Nirmala Sitharaman is India’s new finance minister: Here’s all you need to know

Nirmala Sitharaman is India's new finance minister: Here's all you need to know

New Delhi: Prime Minister Narendra Modi named Nirmala Sitharaman as finance minister on Friday, giving her a critical task to arrest the economic slowdown and breathing new life into the country’s financial sector.

She is the second woman after Indira Gandhi to hold charge of the finance ministry. It may be noted the former finance minister Arun Jaitley earlier opted out of the government, citing health reasons prior to the swearing-in ceremony.

Sitharaman has served as a member of the Rajya Sabha since 2016. She has also served as the Minister of State for Finance and Corporate Affairs and Minister of Commerce and Industry with independent charge. Prior to that, she served as the national spokesperson for the BJP.

She joined the Bharatiya Janata Party in 2008 and was made a member of the National Executive. She was nominated as the party spokesperson in March 2010, from when she has been a full-time party worker. In 2016, she successfully contested in the Rajya Sabha elections from Karnataka seat.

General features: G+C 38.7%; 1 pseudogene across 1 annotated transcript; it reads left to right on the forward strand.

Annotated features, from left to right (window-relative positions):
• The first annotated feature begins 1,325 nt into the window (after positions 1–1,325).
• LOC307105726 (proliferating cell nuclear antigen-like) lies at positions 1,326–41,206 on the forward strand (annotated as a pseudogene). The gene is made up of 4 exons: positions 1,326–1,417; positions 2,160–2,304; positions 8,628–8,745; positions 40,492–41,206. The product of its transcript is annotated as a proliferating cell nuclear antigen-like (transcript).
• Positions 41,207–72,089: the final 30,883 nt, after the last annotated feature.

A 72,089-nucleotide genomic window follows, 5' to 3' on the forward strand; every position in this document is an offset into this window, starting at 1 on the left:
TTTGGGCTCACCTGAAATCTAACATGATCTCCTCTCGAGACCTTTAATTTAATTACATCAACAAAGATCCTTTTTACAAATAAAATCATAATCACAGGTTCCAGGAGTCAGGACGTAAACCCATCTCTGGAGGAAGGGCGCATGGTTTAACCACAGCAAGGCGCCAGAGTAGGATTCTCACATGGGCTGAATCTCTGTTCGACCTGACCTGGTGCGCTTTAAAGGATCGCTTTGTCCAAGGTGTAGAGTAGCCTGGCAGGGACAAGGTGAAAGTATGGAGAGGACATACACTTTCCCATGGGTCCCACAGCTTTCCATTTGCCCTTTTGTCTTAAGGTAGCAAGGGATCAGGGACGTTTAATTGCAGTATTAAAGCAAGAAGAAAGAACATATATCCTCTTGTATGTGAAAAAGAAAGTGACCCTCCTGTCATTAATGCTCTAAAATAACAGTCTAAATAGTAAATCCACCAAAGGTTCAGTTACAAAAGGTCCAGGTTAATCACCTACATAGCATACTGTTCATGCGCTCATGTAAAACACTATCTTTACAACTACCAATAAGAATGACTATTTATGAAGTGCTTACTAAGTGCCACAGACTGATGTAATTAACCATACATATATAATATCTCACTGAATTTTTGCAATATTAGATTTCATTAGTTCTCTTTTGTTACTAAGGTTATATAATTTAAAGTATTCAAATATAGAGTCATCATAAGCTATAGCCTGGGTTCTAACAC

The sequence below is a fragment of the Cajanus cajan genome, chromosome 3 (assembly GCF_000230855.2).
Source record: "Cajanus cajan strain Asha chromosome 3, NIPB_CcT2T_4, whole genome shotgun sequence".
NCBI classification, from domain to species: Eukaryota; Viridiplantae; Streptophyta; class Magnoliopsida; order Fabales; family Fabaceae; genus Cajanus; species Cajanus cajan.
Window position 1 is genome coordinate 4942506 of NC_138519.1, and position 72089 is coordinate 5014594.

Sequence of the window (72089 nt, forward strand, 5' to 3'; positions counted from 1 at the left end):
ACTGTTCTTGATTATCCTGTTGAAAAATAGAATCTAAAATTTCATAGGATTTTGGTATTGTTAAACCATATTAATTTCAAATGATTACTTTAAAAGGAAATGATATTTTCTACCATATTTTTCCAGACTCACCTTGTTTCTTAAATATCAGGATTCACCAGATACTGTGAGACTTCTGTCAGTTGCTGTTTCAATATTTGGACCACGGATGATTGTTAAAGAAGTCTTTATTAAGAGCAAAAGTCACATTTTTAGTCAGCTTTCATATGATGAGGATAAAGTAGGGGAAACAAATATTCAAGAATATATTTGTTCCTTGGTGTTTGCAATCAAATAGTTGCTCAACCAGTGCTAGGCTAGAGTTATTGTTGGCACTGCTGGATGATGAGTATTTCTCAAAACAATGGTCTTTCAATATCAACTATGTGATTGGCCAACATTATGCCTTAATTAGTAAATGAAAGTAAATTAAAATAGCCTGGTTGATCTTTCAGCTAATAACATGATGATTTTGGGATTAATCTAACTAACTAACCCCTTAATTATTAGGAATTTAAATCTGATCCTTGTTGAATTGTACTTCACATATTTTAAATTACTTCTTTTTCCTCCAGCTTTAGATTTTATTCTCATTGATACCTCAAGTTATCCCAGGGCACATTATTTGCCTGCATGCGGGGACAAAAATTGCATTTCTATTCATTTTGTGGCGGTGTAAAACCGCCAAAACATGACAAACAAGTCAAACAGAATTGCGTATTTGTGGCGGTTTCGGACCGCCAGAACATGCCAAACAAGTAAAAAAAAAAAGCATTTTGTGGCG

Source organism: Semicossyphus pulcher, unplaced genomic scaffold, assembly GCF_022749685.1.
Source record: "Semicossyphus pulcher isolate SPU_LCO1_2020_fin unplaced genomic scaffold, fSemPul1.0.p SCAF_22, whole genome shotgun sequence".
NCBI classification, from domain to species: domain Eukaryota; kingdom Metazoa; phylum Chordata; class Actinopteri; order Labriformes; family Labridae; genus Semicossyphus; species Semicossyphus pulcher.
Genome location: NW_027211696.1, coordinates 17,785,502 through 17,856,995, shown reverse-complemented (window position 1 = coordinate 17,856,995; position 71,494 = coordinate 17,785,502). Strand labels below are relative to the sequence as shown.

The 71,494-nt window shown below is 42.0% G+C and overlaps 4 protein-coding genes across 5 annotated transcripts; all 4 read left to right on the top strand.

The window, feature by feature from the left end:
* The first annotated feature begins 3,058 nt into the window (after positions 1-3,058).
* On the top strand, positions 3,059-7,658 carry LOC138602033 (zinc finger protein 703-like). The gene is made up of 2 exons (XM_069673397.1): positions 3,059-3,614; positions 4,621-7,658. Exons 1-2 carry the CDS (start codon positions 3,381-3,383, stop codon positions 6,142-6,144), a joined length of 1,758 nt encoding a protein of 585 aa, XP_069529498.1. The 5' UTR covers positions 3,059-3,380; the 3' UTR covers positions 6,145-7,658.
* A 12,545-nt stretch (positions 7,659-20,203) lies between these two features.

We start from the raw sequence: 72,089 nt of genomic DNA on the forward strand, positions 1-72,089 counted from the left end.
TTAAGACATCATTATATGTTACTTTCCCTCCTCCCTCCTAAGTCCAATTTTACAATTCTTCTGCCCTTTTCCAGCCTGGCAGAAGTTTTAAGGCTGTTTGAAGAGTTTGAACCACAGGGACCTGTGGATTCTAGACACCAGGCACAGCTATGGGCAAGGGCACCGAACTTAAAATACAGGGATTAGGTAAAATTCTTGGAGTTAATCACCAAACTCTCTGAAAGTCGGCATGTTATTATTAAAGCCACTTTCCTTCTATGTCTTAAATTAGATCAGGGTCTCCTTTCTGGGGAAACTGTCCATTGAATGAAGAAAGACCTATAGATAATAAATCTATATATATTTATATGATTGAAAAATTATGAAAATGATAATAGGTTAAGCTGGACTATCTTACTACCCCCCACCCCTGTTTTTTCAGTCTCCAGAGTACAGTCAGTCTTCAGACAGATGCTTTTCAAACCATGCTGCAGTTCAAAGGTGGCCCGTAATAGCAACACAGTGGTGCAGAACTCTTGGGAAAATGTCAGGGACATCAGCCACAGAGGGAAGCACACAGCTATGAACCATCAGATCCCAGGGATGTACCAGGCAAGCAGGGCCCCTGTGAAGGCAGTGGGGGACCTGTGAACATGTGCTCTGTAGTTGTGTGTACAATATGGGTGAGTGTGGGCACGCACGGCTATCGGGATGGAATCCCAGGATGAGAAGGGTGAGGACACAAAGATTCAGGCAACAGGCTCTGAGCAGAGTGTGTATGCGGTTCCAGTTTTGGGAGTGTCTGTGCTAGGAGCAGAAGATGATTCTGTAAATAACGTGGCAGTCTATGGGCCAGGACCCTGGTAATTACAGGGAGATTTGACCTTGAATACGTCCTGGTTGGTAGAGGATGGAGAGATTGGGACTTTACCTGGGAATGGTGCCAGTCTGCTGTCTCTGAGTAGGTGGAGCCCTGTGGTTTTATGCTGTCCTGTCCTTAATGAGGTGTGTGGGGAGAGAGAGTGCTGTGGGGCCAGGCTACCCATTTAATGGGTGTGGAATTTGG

Sitharaman graduated with an economics degree from Seethalakshmi Ramaswami College in Tiruchirappalli. She did a master’s in economics from Jawaharlal Nehru (JNU) University. Sitharaman worked at Pricewaterhouse Coopers, London, as a senior manager. She also briefly worked for BBC World Service.

The 60-year-old Sitharaman served as the Deputy Director of the Centre for Public Policy Studies at Hyderabad after returning to India. Formerly a member of the National Commission for Women from 2003-2005, she established a school in Hyderabad called Pranava School. She is married to Dr Parakala Prabhakar, an alumnus of Jawaharlal Nehru University and London School of Economics, and they have one daughter.

The Union Budget, which is slated to be presented in July, will be keenly awaited for signals to the Modi’s government’s plan to kick-start the economy and big-ticket investments in several sectors, including infrastructure to generate employment.